KANSAS CITY, Mo. — For the second day in a row, Kansas Citians have faced rolling power outages as extreme temperatures across the Midwest have stressed the regional power grid.
On Tuesday morning, Evergy, which provides power to more than 1,700,000 customers across Kansas City, said as many as 25% of its customers could face temporary rolling blackouts Tuesday as demand for electricity outstripped supply.
"The very reason that we are doing these temporary emergency power outages is to avoid something like what is occurring in Texas right now, where there are millions of people out for 6 or 7 hours, some more than a 24-hour period," Chuck Caisley, senior vice president of marketing and public affairs at Evergy, said.
In the Lone Star State, demand overwhelmed the power grid, causing it to fail.
But Evergy says there’s enough power locally, so why the need for temporary outages here?
The easiest one to understand is that it’s cold and has been cold for more than a week, and that it’s been cold for more than a week for a large part of the country. People demand more power when it’s cold.
Another factor relating to the cold: The machines that generate power become less efficient when it’s cold, reducing the generation capacity.
Compared to Monday, which was a national holiday, Tuesday featured a return to more normal operations, which further increased electrical demand.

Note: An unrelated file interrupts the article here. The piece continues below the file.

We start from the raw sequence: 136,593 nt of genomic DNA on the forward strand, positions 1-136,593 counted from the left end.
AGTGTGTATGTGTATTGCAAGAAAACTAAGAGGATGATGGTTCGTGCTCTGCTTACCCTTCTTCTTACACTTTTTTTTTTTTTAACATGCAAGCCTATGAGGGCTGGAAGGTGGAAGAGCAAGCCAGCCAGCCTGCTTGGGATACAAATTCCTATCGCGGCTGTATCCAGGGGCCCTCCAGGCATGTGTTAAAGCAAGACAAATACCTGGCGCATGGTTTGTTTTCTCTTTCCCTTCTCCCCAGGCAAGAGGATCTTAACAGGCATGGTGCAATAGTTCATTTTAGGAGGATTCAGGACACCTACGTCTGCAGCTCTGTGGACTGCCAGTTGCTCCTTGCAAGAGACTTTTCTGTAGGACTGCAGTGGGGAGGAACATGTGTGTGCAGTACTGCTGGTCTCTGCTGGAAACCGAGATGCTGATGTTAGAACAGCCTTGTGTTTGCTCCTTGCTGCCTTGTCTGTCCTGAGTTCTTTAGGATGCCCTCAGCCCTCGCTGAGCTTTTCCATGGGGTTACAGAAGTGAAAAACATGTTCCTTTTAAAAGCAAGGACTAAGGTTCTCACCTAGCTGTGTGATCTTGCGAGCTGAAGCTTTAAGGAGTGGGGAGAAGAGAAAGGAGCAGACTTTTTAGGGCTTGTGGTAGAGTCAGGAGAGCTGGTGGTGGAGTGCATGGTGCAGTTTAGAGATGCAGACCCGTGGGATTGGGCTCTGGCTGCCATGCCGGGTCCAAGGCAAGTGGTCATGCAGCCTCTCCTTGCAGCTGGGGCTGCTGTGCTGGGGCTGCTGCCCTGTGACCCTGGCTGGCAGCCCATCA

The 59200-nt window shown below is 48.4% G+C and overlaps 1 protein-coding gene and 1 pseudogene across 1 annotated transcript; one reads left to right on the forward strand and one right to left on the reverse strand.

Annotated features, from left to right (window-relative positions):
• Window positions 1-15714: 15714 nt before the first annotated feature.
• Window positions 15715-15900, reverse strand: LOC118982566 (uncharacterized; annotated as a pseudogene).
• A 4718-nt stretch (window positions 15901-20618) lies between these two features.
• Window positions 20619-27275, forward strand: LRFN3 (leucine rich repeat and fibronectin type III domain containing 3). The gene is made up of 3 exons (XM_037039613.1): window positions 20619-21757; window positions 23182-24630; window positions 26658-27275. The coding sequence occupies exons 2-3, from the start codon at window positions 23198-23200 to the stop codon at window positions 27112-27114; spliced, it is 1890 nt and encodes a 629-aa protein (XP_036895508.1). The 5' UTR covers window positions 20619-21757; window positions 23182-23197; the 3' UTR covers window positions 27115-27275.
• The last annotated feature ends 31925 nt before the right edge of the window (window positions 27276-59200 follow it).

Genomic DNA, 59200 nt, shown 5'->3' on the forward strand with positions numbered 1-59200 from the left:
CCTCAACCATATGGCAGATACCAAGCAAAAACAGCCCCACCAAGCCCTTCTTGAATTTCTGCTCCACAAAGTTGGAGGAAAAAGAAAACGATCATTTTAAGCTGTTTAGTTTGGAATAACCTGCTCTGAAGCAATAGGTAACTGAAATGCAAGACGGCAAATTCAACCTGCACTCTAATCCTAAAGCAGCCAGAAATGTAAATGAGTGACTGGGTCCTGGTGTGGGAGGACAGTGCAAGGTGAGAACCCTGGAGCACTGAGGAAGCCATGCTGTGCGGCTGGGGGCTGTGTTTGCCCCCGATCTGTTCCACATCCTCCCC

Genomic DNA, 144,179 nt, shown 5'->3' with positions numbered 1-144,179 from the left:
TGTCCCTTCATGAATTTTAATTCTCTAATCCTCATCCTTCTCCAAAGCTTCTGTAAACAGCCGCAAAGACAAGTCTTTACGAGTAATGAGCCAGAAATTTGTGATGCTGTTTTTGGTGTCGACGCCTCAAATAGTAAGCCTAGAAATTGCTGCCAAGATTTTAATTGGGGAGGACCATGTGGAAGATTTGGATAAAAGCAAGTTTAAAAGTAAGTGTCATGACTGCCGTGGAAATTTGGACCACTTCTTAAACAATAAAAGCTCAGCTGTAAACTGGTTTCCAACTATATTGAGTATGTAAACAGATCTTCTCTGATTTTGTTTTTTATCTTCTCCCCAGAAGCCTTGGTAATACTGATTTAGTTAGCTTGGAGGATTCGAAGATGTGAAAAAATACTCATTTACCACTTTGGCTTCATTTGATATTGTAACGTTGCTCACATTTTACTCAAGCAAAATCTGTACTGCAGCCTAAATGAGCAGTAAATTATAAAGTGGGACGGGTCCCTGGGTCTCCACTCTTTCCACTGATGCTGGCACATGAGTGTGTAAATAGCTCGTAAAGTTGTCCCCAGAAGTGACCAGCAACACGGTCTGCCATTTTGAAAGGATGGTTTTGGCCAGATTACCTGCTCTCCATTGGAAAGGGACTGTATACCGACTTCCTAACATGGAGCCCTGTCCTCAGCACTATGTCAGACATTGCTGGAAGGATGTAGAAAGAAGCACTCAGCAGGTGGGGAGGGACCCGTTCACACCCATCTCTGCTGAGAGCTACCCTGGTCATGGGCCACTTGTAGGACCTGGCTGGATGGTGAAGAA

During a news conference Tuesday morning, Caisley also cited power plants going offline in Iowa and Oklahoma as reducing the overall capacity of the grid to generate power.
Another factor: by the very nature of having a regional grid, excess power in one part of the region can be sent to a part of the grid that doesn’t have enough. But transmitting that power over long-distance power lines creates congestion in the same way rush hour can block up a highway.
Caisley says the grid has been attempting to send power generated in the northern part of the region to the southern part, and the power has been congested on transmission lines in the middle of the grid, which includes Evergy’s service territory.
He likened the grid to a plate balancing on a pencil. If demand builds up on one side and there's not enough supply, then the whole thing can be destabilized. That is when large-scale, prolonged blackouts occur.
"In a system that big, if there's a problem one place, it could be a problem that impacts us everywhere," Caisley said.
According to the Southwest Power Pool, Monday’s peak demand of roughly 43.7 gigawatts could be eclipsed today, when officials predicted a peak demand of 44.6 gigawatts Tuesday morning.